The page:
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Thursday, October 17, 2019

Next Life: From Hedge Funds to Oysters

Date: Friday, January 7, 2011
Author: Alexandra Wolfe, Bloomberg

Jeff Northrop left Exis Capital Management and started New York Oyster Co. to sell the harvest from his family's Connecticut oyster beds

When he left the New York offices of Exis Capital Management, Jeff Northrop thought he was leaving behind the expense-account restaurants where his fellow financiers held court. He regained entry into those gilded boîtes through the kitchen door. These days, Northrop makes his living by selling them oysters.

Born in Westport, Conn., Northrop, 25, was raised on the water. His father was a fly-fishing guide who also sold watercraft. Instead of aspiring to work in the family business, Northrop armed himself with an economics degree from Columbia University, and in 2009 took a job as an analyst at Exis. He quickly became disillusioned monitoring the portfolio manager's list of stocks and futures. And then there was the work environment. "The office had like 15 different climate zones," remembers Northrop. "Depending on [his boss's] stress level, he would want it warmer or colder." He left within six months.

Around this time, Northrop's father discovered his family owned a sizable acreage of oyster beds near their Westport property. His father had been selling mollusks to local restaurants, but Northrop suggested expanding the business by offering oysters to posh Manhattan restaurants. With $100,000 of his and his father's savings—plus $35,000 from a former Exis colleague—Northrop incorporated Westport Aquaculture (now called New York Oyster Co.) in July 2010.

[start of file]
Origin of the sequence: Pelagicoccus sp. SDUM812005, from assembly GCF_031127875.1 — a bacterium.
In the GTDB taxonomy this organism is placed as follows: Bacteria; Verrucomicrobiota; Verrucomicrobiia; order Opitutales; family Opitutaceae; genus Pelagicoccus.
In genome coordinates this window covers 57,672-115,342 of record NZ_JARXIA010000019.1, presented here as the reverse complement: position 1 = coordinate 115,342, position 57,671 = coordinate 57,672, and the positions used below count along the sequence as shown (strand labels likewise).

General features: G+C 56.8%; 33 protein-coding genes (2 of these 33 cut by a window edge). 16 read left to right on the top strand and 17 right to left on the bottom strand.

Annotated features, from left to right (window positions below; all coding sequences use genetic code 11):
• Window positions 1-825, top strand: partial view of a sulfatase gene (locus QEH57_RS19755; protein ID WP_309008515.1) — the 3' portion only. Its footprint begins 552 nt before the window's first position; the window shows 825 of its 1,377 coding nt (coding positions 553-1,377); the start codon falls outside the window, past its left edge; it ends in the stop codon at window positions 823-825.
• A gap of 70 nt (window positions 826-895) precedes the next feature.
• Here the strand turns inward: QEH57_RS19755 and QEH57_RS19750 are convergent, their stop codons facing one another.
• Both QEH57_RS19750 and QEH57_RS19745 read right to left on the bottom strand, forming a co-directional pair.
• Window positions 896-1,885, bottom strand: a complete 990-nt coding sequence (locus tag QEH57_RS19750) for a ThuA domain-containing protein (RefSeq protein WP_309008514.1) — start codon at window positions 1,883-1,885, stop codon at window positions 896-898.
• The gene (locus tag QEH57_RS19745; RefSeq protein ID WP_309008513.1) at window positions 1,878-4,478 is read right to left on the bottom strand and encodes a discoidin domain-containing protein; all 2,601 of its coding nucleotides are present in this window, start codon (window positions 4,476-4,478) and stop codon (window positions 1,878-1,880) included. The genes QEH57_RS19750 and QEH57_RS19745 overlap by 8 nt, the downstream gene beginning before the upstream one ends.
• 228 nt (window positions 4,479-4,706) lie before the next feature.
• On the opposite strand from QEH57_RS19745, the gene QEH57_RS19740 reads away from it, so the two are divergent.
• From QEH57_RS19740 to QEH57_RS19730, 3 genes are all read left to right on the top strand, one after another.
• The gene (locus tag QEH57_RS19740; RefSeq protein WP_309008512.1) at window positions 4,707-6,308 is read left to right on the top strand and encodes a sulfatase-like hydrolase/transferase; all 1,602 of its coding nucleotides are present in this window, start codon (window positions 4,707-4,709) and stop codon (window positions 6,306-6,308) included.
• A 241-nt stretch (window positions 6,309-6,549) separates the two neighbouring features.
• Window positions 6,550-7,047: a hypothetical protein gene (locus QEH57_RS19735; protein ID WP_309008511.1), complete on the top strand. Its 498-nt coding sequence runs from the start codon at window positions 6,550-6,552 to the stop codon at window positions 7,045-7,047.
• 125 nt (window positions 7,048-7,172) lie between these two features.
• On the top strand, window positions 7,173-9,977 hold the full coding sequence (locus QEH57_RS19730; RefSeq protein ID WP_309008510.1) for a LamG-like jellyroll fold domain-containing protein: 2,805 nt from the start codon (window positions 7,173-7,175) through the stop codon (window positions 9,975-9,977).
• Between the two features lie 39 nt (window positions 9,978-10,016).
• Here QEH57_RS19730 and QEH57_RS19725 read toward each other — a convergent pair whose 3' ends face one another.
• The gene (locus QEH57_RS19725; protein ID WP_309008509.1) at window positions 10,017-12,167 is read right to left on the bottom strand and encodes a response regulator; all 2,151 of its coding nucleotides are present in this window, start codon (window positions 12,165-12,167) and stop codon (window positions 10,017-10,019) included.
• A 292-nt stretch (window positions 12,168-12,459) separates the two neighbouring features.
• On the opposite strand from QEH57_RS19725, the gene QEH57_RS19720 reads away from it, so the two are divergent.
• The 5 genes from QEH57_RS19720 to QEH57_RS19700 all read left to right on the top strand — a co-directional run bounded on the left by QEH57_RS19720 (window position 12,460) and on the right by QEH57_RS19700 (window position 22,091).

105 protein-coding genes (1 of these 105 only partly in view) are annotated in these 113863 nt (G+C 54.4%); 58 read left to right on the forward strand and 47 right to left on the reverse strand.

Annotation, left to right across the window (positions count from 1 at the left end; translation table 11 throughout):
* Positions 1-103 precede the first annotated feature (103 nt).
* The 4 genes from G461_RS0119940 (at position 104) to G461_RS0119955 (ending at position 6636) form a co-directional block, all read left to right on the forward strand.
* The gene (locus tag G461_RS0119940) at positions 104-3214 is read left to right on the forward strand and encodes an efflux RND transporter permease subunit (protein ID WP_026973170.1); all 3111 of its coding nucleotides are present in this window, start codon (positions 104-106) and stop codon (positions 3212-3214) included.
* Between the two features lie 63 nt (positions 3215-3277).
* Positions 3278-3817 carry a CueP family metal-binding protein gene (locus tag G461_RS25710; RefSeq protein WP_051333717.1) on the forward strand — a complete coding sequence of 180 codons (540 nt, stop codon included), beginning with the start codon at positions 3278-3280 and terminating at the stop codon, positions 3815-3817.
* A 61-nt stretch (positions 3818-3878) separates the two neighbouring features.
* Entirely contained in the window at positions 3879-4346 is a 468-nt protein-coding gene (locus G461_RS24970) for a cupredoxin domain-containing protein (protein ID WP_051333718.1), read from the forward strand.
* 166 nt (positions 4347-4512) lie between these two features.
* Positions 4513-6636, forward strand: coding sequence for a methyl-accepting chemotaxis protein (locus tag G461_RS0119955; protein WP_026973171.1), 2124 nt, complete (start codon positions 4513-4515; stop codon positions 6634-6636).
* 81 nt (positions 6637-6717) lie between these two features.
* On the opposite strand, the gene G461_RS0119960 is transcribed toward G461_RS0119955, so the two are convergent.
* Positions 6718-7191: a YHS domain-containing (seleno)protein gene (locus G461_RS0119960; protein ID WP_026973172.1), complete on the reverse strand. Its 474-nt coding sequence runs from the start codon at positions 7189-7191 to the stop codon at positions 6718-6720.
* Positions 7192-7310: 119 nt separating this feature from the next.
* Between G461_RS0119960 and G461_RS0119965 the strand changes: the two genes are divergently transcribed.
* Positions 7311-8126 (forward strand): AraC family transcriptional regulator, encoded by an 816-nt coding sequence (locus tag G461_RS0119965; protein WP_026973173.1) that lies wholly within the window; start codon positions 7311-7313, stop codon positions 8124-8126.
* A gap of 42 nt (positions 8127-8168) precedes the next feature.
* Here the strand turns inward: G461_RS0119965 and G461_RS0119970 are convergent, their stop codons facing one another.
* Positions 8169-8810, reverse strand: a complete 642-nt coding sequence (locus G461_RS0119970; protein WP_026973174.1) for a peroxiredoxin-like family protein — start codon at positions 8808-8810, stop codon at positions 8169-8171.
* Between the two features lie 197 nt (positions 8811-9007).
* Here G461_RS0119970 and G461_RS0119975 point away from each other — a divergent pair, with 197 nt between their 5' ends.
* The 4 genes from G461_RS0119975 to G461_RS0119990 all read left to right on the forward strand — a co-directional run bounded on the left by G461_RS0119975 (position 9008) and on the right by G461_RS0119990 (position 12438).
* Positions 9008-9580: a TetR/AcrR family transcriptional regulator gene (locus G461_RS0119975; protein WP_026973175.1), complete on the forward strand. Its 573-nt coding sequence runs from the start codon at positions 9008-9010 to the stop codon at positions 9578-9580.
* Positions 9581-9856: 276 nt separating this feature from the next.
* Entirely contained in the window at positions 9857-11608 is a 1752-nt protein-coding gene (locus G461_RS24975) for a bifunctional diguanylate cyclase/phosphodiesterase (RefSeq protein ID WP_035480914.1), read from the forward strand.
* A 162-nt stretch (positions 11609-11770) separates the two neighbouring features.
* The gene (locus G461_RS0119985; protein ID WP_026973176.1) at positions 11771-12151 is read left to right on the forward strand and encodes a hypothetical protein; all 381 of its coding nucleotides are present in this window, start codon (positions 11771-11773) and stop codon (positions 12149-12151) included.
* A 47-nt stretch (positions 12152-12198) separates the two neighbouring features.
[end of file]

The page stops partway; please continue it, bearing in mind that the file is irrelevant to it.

An early break came when a friend introduced him to the owner of Lavo, a recently opened Midtown playpen for aspiring jet-setters. Northrop soon began approaching other potential customers cold. Barry Frish, sous-chef at Tribeca's Marc Forgione, remembers Northrop's boldness. "Walking through the door with a box of oysters on ice was definitely a selling point," he says. Now the company supplies 35 restaurants, including Manhattan stalwarts such as Daniel and Balthazar.

While Northrop says his company will sell $450,000 worth of oysters this year, he's not satisfied. His longer-term objective—a marriage of his past and present careers—is to raise money to invest in sustainable fish farms. "My end goal," he says, "is to create the world's first aquaculture hedge fund."

Stream of Revenue

— Oysters delivered to dining spots in New York City on New Year's Eve: 15,000

— Hours it takes Northrop to deliver oysters from harvest to chef: 12

— Average final price of the oysters, including markup, at Manhattan restaurants: $3-$3.75

— Number of hours per week he worked in finance; the same as in oyster farming: 100+

Data: New York Oyster Co.